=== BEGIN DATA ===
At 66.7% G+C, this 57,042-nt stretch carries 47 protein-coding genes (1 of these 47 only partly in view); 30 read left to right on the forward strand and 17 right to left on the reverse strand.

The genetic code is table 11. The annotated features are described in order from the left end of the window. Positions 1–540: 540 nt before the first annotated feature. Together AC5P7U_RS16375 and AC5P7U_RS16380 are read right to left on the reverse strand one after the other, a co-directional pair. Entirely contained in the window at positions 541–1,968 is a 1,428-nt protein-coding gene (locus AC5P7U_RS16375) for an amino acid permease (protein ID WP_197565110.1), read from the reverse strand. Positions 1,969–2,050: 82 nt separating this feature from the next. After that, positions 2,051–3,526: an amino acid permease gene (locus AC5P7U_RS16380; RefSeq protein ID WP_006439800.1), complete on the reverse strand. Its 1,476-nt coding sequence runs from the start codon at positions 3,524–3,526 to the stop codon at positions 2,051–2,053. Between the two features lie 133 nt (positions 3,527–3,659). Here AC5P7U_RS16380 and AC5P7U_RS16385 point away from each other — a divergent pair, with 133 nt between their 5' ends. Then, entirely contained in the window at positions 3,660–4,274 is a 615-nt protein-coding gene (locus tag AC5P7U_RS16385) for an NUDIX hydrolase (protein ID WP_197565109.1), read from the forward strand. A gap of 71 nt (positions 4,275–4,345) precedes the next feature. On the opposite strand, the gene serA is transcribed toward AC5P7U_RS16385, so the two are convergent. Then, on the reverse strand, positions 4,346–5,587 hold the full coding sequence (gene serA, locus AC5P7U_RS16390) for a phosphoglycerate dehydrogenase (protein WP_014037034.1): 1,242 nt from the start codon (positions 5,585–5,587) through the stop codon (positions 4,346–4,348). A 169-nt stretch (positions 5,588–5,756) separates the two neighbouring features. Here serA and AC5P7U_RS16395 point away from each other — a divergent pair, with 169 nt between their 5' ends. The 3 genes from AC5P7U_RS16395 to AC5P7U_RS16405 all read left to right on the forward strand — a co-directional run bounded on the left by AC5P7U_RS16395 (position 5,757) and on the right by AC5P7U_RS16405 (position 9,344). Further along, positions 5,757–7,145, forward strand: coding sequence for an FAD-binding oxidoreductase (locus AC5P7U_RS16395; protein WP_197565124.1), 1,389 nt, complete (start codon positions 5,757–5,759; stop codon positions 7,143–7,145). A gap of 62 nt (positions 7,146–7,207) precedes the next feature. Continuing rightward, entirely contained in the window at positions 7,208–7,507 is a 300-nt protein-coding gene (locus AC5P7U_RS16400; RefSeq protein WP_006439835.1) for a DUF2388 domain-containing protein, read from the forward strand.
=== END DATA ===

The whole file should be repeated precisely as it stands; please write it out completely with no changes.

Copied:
At 66.7% G+C, this 57,042-nt stretch carries 47 protein-coding genes (1 of these 47 only partly in view); 30 read left to right on the forward strand and 17 right to left on the reverse strand.

The genetic code is table 11. The annotated features are described in order from the left end of the window. Positions 1–540: 540 nt before the first annotated feature. Together AC5P7U_RS16375 and AC5P7U_RS16380 are read right to left on the reverse strand one after the other, a co-directional pair. Entirely contained in the window at positions 541–1,968 is a 1,428-nt protein-coding gene (locus AC5P7U_RS16375) for an amino acid permease (protein ID WP_197565110.1), read from the reverse strand. Positions 1,969–2,050: 82 nt separating this feature from the next. After that, positions 2,051–3,526: an amino acid permease gene (locus AC5P7U_RS16380; RefSeq protein ID WP_006439800.1), complete on the reverse strand. Its 1,476-nt coding sequence runs from the start codon at positions 3,524–3,526 to the stop codon at positions 2,051–2,053. Between the two features lie 133 nt (positions 3,527–3,659). Here AC5P7U_RS16380 and AC5P7U_RS16385 point away from each other — a divergent pair, with 133 nt between their 5' ends. Then, entirely contained in the window at positions 3,660–4,274 is a 615-nt protein-coding gene (locus tag AC5P7U_RS16385) for an NUDIX hydrolase (protein ID WP_197565109.1), read from the forward strand. A gap of 71 nt (positions 4,275–4,345) precedes the next feature. On the opposite strand, the gene serA is transcribed toward AC5P7U_RS16385, so the two are convergent. Then, on the reverse strand, positions 4,346–5,587 hold the full coding sequence (gene serA, locus AC5P7U_RS16390) for a phosphoglycerate dehydrogenase (protein WP_014037034.1): 1,242 nt from the start codon (positions 5,585–5,587) through the stop codon (positions 4,346–4,348). A 169-nt stretch (positions 5,588–5,756) separates the two neighbouring features. Here serA and AC5P7U_RS16395 point away from each other — a divergent pair, with 169 nt between their 5' ends. The 3 genes from AC5P7U_RS16395 to AC5P7U_RS16405 all read left to right on the forward strand — a co-directional run bounded on the left by AC5P7U_RS16395 (position 5,757) and on the right by AC5P7U_RS16405 (position 9,344). Further along, positions 5,757–7,145, forward strand: coding sequence for an FAD-binding oxidoreductase (locus AC5P7U_RS16395; protein WP_197565124.1), 1,389 nt, complete (start codon positions 5,757–5,759; stop codon positions 7,143–7,145). A gap of 62 nt (positions 7,146–7,207) precedes the next feature. Continuing rightward, entirely contained in the window at positions 7,208–7,507 is a 300-nt protein-coding gene (locus AC5P7U_RS16400; RefSeq protein WP_006439835.1) for a DUF2388 domain-containing protein, read from the forward strand.